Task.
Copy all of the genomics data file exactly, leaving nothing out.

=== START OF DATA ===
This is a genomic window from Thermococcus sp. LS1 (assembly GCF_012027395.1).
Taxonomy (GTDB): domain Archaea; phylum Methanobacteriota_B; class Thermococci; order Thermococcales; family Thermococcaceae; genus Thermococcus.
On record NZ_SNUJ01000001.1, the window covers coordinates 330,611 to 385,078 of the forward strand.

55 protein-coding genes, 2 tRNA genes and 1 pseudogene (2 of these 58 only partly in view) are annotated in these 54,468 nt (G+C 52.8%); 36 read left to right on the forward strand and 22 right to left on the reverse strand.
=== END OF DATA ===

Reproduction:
This is a genomic window from Thermococcus sp. LS1 (assembly GCF_012027395.1).
Taxonomy (GTDB): domain Archaea; phylum Methanobacteriota_B; class Thermococci; order Thermococcales; family Thermococcaceae; genus Thermococcus.
On record NZ_SNUJ01000001.1, the window covers coordinates 330,611 to 385,078 of the forward strand.

55 protein-coding genes, 2 tRNA genes and 1 pseudogene (2 of these 58 only partly in view) are annotated in these 54,468 nt (G+C 52.8%); 36 read left to right on the forward strand and 22 right to left on the reverse strand.